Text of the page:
Half a croissant, on a plate, with a sign in front of it saying '50c'
h a l f b a k e r y
Sugar and spice and unfettered insensibility.

idea: add, search, annotate, link, view, overview, recent, by name, random

meta: news, help, about, links, report a problem

account: browse anonymously, or get an account and write.

user:
pass:
register,


                   

Print Directly from Screen

Print directly from any computer display without a printer
  (+7, -1)
(+7, -1)
  [vote for,
against]

The idea is a product that uses photographic paper that directly produces a positive image from a computer display image, similar to color reversal film used for slides.

Advantages are that prints can be made anywhere and that the printout exactly matches screen size.

The product is sold in the form of a box that contains five or ten sheets, each individually wrapped in a bag that excludes light. Each of these bags also has a small bag glued to it which contains a moistened towelette (similar to the towelettes with eau de cologne you might get on an airplane).

The product is used as follows: the user has an image on screen that he or she wants to print out. This could be at a public facility or at home. The user removes a sheet from its packaging and attaches it to the monitor. The sheet is static cling. It needs to be left on the screen for 30 seconds or so while the image on screen remains constant. The sheet is then peeled off the screen and carefully wiped down with the towelette. The towellette contains the fix chemical.

Note that the development step is skipped just as it would be with a photogram, which is made possible by the long exposure time.

This idea was inspired by comments from hippo and zen_tom in Jutta's "alpha channel focus indicator" about tear-off windows.

jmvw, Nov 17 2006

[link]






       Yes, i like. If the screen was also light-sensitive, it could be a scanner, display, fax and printer all in one.
nineteenthly, Nov 17 2006
  

       Without an intervening lens, wouldn't this still produce a reversed mirror image on the photosensitive sheet?
jurist, Nov 17 2006
  

       If the sheets were transparent, the 'back' could then become the 'front', solving the problem of reversal. Or are we getting into the realms of magic?
jtp, Nov 17 2006
  

       jurist brings up a good and embarrassing point. In addition to this, the thick glass on CRT's could produce a blurry printout. I suggest we add:   

       - a backing that can be peeled off on the side away from the screen, so that we have a film (as jtp suggested).   

       - a layer on the display side that consists of tubes that restricts non-perpendicular incoming light. This layer can also be peeled off and when it is peeled off, an adhesive layer is uncovered. The film can then be stuck onto a piece of paper.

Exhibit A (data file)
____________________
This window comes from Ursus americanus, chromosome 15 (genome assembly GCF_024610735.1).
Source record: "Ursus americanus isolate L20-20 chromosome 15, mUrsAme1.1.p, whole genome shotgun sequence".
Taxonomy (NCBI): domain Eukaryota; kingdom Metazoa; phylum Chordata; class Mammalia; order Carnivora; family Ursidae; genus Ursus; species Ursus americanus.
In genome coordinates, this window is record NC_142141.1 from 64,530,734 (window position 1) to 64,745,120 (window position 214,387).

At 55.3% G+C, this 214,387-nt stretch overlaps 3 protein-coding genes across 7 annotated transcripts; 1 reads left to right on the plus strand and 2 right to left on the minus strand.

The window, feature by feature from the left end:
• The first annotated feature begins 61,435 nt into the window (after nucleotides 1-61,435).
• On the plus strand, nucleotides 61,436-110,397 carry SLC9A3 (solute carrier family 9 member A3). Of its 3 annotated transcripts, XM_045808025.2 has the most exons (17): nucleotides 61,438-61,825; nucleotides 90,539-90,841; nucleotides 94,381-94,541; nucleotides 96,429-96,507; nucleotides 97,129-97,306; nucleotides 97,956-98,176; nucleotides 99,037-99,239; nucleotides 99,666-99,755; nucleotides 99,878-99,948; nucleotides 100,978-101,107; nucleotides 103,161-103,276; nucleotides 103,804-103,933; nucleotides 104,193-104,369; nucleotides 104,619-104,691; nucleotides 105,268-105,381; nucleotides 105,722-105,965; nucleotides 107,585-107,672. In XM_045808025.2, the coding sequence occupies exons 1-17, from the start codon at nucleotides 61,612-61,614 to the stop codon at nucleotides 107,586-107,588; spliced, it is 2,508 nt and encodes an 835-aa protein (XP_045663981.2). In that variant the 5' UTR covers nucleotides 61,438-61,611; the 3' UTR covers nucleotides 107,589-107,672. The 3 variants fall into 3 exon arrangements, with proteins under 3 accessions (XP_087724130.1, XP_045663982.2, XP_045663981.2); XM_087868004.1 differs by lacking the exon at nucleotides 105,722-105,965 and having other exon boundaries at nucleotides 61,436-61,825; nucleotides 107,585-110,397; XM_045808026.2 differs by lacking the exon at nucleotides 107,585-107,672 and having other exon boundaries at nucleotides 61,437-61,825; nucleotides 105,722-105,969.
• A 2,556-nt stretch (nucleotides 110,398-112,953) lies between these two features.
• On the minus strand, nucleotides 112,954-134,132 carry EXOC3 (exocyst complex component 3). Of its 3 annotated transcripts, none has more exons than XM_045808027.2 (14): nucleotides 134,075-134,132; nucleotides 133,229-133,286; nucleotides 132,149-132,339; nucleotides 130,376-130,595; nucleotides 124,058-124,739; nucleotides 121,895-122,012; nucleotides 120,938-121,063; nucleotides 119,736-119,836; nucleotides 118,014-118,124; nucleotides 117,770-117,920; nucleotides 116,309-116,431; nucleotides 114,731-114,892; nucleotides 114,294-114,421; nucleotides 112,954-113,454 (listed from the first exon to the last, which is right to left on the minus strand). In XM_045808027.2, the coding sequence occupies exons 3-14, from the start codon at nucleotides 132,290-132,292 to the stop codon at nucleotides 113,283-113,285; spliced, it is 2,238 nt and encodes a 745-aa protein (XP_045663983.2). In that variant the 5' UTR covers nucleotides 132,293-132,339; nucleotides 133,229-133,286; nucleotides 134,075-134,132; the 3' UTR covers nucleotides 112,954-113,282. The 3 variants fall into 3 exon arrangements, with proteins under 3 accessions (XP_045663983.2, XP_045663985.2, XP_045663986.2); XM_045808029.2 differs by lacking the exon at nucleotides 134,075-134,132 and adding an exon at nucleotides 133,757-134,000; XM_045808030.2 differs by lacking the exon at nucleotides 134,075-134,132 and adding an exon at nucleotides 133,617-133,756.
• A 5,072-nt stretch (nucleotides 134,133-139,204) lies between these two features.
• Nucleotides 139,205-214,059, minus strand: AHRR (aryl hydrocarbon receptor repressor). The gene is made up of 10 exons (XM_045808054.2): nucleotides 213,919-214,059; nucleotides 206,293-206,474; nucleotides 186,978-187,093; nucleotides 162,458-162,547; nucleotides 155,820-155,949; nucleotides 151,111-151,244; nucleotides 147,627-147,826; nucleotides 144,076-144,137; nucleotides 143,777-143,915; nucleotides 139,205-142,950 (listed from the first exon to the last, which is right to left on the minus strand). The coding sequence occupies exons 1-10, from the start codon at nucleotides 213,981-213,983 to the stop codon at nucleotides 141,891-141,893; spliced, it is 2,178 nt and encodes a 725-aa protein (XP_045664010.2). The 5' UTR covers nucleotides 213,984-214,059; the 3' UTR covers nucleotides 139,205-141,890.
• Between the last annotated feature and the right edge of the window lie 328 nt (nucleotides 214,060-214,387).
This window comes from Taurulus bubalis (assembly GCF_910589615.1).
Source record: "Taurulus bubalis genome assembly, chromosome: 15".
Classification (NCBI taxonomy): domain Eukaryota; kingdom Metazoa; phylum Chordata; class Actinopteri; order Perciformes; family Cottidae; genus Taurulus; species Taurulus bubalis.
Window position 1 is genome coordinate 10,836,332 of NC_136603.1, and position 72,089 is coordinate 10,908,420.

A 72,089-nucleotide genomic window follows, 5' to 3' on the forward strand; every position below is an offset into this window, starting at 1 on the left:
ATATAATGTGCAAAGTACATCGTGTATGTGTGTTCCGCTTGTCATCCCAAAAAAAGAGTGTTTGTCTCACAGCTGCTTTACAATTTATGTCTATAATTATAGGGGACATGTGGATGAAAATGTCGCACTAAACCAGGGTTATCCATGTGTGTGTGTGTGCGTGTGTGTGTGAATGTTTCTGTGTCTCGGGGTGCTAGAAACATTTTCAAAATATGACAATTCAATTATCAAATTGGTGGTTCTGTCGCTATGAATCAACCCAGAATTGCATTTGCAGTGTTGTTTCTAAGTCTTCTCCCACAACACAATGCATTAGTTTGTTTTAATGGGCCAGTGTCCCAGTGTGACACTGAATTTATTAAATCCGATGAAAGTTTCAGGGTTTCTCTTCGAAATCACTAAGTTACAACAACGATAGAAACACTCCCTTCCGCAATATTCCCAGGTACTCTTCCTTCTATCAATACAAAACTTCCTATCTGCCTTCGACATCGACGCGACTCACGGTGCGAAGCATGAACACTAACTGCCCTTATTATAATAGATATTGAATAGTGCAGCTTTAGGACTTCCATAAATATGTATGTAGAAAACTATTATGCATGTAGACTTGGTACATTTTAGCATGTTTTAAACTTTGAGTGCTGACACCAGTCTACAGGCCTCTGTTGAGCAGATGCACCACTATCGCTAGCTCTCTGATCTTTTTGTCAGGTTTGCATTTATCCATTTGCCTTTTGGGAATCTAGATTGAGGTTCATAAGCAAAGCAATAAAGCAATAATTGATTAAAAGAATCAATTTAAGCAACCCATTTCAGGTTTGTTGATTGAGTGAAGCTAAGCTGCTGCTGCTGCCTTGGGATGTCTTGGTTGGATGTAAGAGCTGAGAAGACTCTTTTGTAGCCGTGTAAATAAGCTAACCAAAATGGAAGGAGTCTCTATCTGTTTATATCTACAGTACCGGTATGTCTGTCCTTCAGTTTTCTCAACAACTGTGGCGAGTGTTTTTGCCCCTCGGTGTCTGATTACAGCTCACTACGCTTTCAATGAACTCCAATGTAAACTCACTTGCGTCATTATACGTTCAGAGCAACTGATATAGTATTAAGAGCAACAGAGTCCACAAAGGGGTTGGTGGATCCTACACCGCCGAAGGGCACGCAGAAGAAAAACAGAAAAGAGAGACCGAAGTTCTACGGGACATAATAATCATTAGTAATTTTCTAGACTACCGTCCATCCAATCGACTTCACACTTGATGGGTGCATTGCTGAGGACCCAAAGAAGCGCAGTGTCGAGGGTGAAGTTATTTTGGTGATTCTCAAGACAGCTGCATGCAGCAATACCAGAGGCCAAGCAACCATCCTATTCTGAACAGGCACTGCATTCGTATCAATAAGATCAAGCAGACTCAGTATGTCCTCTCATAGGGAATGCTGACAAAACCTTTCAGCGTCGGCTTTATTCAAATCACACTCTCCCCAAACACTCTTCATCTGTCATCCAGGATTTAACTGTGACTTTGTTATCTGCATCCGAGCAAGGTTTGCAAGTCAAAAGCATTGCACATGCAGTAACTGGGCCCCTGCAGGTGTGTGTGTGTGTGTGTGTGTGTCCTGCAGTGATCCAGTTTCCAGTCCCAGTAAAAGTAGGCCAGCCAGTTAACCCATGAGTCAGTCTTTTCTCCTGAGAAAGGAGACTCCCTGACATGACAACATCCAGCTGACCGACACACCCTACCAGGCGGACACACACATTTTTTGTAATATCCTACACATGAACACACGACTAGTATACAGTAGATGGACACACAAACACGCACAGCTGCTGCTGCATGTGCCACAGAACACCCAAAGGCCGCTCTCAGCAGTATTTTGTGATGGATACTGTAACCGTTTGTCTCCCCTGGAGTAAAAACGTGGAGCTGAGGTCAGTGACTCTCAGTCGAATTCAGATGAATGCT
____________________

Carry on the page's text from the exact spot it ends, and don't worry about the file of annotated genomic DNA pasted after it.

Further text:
It's very regrettable that the product now becomes more complicated. I might hold a grudge against jurist.
jmvw, Nov 17 2006
  

       How do these tubes restrict non-perpendicular light? Oh, wait, they could be black.
ldischler, Nov 17 2006
  

       Correct, their walls could be black.
jmvw, Nov 17 2006
  

       Why talk about CRTs? There are other display devices. I think there would be a problem with pixellation though. What appears OK on a display might look awful on a piece of paper. The resolution of a screen image can be a lot lower than one intended for a physical photograph before it starts to look ropey.
nineteenthly, Nov 17 2006
  

       You're right displays have much lower resolutions then printers. I like the idea of being able to get a screen print anywhere you go, from any screen, even an ATM.This would be so handy that the shortcomings would be acceptable.   

       If you assume you have control over the computer system, you could stay with the simple system and just mirror the screen while you make your print.
jmvw, Nov 17 2006
  

       And one could make time-lapse images (night sky pics) with sufficiently slow-moving video. Could make a much easier way to get that type of image.   

       The low resolution would be more noticeable up close, but would be less of an issue on an LCD screen particularly if its of the "glossy" variety (ie Macbook).
kdmurray, Nov 18 2006
  
      
[annotate]
  


 

back: main index

business  computer  culture  fashion  food  halfbakery  home  other  product  public  science  sport  vehicle